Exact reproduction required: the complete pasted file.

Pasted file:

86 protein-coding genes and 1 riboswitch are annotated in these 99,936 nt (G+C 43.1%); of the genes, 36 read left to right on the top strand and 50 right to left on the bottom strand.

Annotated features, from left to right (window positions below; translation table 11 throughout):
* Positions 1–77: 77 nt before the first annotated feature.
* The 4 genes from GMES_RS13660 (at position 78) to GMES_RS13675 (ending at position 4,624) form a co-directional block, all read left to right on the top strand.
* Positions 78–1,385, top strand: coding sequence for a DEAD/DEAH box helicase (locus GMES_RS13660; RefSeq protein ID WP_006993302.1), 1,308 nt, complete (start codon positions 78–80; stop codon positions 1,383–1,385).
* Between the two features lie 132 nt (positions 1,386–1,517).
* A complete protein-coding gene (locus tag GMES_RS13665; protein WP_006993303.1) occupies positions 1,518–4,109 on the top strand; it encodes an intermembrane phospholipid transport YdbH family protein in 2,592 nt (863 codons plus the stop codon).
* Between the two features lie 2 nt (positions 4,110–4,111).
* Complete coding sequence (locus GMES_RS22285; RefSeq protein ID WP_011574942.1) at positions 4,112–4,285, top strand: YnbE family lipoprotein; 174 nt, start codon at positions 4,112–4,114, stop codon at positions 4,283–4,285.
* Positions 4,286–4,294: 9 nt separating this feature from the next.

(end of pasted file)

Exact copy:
86 protein-coding genes and 1 riboswitch are annotated in these 99,936 nt (G+C 43.1%); of the genes, 36 read left to right on the top strand and 50 right to left on the bottom strand.

Annotated features, from left to right (window positions below; translation table 11 throughout):
* Positions 1–77: 77 nt before the first annotated feature.
* The 4 genes from GMES_RS13660 (at position 78) to GMES_RS13675 (ending at position 4,624) form a co-directional block, all read left to right on the top strand.
* Positions 78–1,385, top strand: coding sequence for a DEAD/DEAH box helicase (locus GMES_RS13660; RefSeq protein ID WP_006993302.1), 1,308 nt, complete (start codon positions 78–80; stop codon positions 1,383–1,385).
* Between the two features lie 132 nt (positions 1,386–1,517).
* A complete protein-coding gene (locus tag GMES_RS13665; protein WP_006993303.1) occupies positions 1,518–4,109 on the top strand; it encodes an intermembrane phospholipid transport YdbH family protein in 2,592 nt (863 codons plus the stop codon).
* Between the two features lie 2 nt (positions 4,110–4,111).
* Complete coding sequence (locus GMES_RS22285; RefSeq protein ID WP_011574942.1) at positions 4,112–4,285, top strand: YnbE family lipoprotein; 174 nt, start codon at positions 4,112–4,114, stop codon at positions 4,283–4,285.
* Positions 4,286–4,294: 9 nt separating this feature from the next.